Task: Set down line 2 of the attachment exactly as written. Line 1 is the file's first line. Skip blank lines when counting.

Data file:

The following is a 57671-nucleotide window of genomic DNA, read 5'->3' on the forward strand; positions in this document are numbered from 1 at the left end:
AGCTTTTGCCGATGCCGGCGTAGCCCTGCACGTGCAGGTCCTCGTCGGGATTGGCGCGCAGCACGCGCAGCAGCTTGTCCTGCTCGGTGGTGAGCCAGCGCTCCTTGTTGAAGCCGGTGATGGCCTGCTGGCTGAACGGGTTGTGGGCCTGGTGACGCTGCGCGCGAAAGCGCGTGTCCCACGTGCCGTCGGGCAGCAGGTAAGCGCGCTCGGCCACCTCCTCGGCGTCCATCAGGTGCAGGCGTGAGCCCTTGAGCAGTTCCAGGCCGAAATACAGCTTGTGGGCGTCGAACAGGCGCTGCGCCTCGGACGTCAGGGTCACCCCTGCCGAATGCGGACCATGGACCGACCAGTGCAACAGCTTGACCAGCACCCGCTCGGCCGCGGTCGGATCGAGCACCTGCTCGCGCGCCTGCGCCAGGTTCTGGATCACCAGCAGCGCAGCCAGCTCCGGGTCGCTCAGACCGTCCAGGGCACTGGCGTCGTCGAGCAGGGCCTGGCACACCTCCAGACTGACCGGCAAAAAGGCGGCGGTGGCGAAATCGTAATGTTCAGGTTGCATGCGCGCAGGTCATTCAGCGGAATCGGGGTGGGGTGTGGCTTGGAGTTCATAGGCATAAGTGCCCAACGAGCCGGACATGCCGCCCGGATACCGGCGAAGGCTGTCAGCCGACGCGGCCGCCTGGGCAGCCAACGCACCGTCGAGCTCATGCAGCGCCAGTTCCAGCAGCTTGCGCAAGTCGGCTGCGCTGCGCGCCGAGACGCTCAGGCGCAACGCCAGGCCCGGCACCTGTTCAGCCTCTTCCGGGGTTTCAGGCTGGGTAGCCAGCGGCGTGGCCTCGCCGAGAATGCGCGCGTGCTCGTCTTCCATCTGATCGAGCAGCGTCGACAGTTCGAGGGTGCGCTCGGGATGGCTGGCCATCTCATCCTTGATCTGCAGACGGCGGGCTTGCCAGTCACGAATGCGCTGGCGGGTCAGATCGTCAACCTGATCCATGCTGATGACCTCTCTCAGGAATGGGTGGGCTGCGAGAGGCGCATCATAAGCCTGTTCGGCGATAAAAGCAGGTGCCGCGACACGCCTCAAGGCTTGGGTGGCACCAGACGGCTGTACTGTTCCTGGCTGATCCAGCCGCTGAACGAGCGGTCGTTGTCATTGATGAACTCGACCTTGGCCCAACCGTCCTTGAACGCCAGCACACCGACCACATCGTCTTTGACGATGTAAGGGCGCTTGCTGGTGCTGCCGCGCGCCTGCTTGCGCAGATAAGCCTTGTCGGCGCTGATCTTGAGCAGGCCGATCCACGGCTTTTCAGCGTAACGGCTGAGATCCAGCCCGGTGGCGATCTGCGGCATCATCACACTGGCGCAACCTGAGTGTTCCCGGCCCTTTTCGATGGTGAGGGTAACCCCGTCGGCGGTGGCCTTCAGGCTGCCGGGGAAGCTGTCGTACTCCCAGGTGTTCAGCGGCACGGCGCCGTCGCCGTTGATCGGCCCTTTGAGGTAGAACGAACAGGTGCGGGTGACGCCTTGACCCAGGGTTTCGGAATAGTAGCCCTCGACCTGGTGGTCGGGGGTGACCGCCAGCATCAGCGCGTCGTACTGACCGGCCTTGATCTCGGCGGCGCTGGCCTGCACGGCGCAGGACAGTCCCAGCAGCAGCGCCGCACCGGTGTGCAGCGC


AGCTTTTGCCGATGCCGGCGTAGCCCTGCACGTGCAGGTCCTCGTCGGGATTGGCGCGCAGCACGCGCAGCAGCTTGTCCTGCTCGGTGGTGAGCCAGCGCTCCTTGTTGAAGCCGGTGATGGCCTGCTGGCTGAACGGGTTGTGGGCCTGGTGACGCTGCGCGCGAAAGCGCGTGTCCCACGTGCCGTCGGGCAGCAGGTAAGCGCGCTCGGCCACCTCCTCGGCGTCCATCAGGTGCAGGCGTGAGCCCTTGAGCAGTTCCAGGCCGAAATACAGCTTGTGGGCGTCGAACAGGCGCTGCGCCTCGGACGTCAGGGTCACCCCTGCCGAATGCGGACCATGGACCGACCAGTGCAACAGCTTGACCAGCACCCGCTCGGCCGCGGTCGGATCGAGCACCTGCTCGCGCGCCTGCGCCAGGTTCTGGATCACCAGCAGCGCAGCCAGCTCCGGGTCGCTCAGACCGTCCAGGGCACTGGCGTCGTCGAGCAGGGCCTGGCACACCTCCAGACTGACCGGCAAAAAGGCGGCGGTGGCGAAATCGTAATGTTCAGGTTGCATGCGCGCAGGTCATTCAGCGGAATCGGGGTGGGGTGTGGCTTGGAGTTCATAGGCATAAGTGCCCAACGAGCCGGACATGCCGCCCGGATACCGGCGAAGGCTGTCAGCCGACGCGGCCGCCTGGGCAGCCAACGCACCGTCGAGCTCATGCAGCGCCAGTTCCAGCAGCTTGCGCAAGTCGGCTGCGCTGCGCGCCGAGACGCTCAGGCGCAACGCCAGGCCCGGCACCTGTTCAGCCTCTTCCGGGGTTTCAGGCTGGGTAGCCAGCGGCGTGGCCTCGCCGAGAATGCGCGCGTGCTCGTCTTCCATCTGATCGAGCAGCGTCGACAGTTCGAGGGTGCGCTCGGGATGGCTGGCCATCTCATCCTTGATCTGCAGACGGCGGGCTTGCCAGTCACGAATGCGCTGGCGGGTCAGATCGTCAACCTGATCCATGCTGATGACCTCTCTCAGGAATGGGTGGGCTGCGAGAGGCGCATCATAAGCCTGTTCGGCGATAAAAGCAGGTGCCGCGACACGCCTCAAGGCTTGGGTGGCACCAGACGGCTGTACTGTTCCTGGCTGATCCAGCCGCTGAACGAGCGGTCGTTGTCATTGATGAACTCGACCTTGGCCCAACCGTCCTTGAACGCCAGCACACCGACCACATCGTCTTTGACGATGTAAGGGCGCTTGCTGGTGCTGCCGCGCGCCTGCTTGCGCAGATAAGCCTTGTCGGCGCTGATCTTGAGCAGGCCGATCCACGGCTTTTCAGCGTAACGGCTGAGATCCAGCCCGGTGGCGATCTGCGGCATCATCACACTGGCGCAACCTGAGTGTTCCCGGCCCTTTTCGATGGTGAGGGTAACCCCGTCGGCGGTGGCCTTCAGGCTGCCGGGGAAGCTGTCGTACTCCCAGGTGTTCAGCGGCACGGCGCCGTCGCCGTTGATCGGCCCTTTGAGGTAGAACGAACAGGTGCGGGTGACGCCTTGACCCAGGGTTTCGGAATAGTAGCCCTCGACCTGGTGGTCGGGGGTGACCGCCAGCATCAGCGCGTCGTACTGACCGGCCTTGATCTCGGCGGCGCTGGCCTGCACGGCGCAGGACAGTCCCAGCAGCAGCGCCGCACCGGTGTGCAGCGC